Cologne- The trial of members of a “sleeper” terrorist cell that allegedly planned bloody suicide bombings in the heart of the Old City began Wednesday in Dusseldorf, the capital of the northern German state of Rhine-Westphalia.
The hearing session was held amid tight security at an anti-terrorism court, one of Germany’s most secure courts that has already seen trials of members of the “Red Army Faction.”
Leader of the so-called “sleeper cell of Dusseldorf” Saleh A. expressed his readiness to give full confessions about the crimes he has committed and the operations he has planned for despite receiving threats in prison.
Saleh, a 25-year-old Syrian national, told the court that ISIS was keeping his daughter, and that he had received threats from the extremist organization to remain in prison in the city of Wuppertal in exchange for keeping his daughter alive.
On the other hand, each of the two other defendants said that he will talk about himself and about his criminal history regardless of Saleh’s confessions.
Notably, the case came to light when Saleh went to a police station in Paris in February 2016 and told officers that he had “a certain amount of information about a sleeper cell that was ready to strike in Germany.”
Saleh said that he wanted to confess because of his unwillingness to let his daughter become “the daughter of a terrorist.”
He had been registered as an asylum seeker in the Dusseldorf region in 2013, and Germany requested extradition from France after he turned himself in.
The three accused “are believed to have plotted to have two suicide bombers set off explosive vests and then open fire on passers-by with automatic rifles,” the Düsseldorf court said in a statement.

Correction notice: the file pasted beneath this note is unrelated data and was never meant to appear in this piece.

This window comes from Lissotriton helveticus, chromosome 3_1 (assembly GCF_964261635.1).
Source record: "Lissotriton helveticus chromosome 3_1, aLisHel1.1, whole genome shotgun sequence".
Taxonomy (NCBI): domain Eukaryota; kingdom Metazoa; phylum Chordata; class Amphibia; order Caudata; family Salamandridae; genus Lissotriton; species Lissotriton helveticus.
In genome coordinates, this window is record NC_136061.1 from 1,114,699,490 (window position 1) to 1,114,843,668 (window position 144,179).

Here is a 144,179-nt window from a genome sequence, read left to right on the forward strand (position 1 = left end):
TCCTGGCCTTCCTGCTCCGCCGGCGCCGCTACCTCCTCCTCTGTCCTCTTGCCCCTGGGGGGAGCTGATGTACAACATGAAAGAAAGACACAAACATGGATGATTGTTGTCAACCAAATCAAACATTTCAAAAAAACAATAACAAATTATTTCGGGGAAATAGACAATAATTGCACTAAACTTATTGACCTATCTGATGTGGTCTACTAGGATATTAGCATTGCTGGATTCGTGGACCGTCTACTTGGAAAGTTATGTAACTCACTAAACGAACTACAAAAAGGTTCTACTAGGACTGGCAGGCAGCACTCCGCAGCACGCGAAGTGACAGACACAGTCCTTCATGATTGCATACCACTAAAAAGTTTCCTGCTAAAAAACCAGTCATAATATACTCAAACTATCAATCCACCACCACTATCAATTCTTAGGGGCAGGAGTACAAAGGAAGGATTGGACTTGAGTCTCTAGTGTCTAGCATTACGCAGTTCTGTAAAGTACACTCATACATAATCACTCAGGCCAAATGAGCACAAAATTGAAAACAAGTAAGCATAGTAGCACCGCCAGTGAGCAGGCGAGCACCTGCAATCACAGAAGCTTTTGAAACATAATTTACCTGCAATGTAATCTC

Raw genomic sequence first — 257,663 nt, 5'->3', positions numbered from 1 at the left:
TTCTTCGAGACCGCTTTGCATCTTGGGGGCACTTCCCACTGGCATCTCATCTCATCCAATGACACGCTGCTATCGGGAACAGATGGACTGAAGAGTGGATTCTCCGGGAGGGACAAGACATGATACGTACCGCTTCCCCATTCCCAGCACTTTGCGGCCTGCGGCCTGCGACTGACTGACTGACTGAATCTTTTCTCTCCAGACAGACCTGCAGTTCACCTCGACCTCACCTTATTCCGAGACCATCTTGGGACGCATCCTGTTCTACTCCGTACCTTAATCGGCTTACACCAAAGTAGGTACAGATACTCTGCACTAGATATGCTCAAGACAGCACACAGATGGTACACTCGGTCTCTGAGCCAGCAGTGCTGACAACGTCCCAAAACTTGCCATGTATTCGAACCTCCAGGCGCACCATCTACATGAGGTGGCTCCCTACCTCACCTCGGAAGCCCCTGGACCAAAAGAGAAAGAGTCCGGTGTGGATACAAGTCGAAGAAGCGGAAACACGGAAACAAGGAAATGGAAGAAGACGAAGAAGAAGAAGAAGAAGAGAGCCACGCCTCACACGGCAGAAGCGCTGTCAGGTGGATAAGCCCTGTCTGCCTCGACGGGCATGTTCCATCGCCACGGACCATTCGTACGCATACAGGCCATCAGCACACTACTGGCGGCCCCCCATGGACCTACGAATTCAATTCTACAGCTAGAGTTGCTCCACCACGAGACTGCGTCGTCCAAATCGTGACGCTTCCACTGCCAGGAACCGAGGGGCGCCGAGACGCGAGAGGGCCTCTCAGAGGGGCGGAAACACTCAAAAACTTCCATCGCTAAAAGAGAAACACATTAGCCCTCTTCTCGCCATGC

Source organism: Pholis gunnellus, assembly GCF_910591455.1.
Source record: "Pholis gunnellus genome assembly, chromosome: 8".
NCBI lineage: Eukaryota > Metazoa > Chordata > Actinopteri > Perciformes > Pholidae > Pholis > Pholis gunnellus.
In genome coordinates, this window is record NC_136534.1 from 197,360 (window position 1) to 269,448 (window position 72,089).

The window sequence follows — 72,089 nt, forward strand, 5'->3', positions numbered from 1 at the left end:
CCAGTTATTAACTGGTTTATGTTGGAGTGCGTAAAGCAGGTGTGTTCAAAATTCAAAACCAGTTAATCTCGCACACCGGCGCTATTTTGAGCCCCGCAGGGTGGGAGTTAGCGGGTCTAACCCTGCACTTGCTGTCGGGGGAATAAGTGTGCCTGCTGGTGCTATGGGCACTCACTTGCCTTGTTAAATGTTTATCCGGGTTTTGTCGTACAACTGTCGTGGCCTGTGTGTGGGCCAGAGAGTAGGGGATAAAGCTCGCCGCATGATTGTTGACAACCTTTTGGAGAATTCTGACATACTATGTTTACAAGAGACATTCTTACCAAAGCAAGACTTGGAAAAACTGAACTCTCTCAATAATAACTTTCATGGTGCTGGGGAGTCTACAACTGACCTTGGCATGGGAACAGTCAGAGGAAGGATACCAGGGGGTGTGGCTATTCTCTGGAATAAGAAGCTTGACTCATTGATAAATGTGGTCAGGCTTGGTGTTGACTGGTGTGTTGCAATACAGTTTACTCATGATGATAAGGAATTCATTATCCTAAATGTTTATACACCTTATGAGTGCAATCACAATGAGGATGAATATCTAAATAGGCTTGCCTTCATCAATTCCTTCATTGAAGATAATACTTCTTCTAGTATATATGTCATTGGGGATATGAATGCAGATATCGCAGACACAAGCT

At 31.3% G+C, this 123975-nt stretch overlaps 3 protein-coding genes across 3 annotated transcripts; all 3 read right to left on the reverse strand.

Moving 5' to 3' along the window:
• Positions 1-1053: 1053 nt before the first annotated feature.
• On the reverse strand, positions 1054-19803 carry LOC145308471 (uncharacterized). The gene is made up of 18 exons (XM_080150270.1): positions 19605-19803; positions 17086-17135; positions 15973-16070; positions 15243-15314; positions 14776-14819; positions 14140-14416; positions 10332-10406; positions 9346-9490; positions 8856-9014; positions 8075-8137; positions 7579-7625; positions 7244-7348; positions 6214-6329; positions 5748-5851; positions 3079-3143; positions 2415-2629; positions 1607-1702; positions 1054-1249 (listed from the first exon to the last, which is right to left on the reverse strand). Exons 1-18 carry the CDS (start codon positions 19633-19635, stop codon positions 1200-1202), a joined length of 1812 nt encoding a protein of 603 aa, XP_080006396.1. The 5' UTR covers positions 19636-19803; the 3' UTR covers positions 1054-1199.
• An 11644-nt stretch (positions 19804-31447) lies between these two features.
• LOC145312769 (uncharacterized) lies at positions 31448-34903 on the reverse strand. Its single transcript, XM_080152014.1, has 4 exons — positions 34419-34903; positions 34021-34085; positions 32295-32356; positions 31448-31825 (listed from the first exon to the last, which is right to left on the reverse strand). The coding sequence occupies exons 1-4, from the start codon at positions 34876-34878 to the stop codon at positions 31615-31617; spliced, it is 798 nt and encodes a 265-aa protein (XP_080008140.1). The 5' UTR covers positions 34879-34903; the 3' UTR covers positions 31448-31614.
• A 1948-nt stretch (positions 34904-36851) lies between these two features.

They are identified as per German practice only as Saleh A. and Mahood B., 25, and 27-year-old Hamza C. and were in the dock accused of belonging to the ISIS terror group and planning the attacks in the Dusseldorf old town center in 2016.
German authorities believe Saleh and Hamza joined ISIS in Syria in early 2014. It is there that Saleh was said to have been given orders for the attack from the leadership of ISIS.
They crossed from Syria to Turkey in 2014 and were said to have reached Germany, traveling separately via Greece, between March and July 2015.
Saleh was then believed to have drawn up plans for the attack in which two of the extremists would detonate explosive vests in Dusseldorf’s historic old town. Another attacker would then have been placed at the old town’s exit, where he would have been tasked with killing as many of those fleeing the scene as possible with automatic weapons.
Two of the three men were to be assessed psychologically to evaluate their capacity for criminal responsibility.
The trial sessions are set to end in December.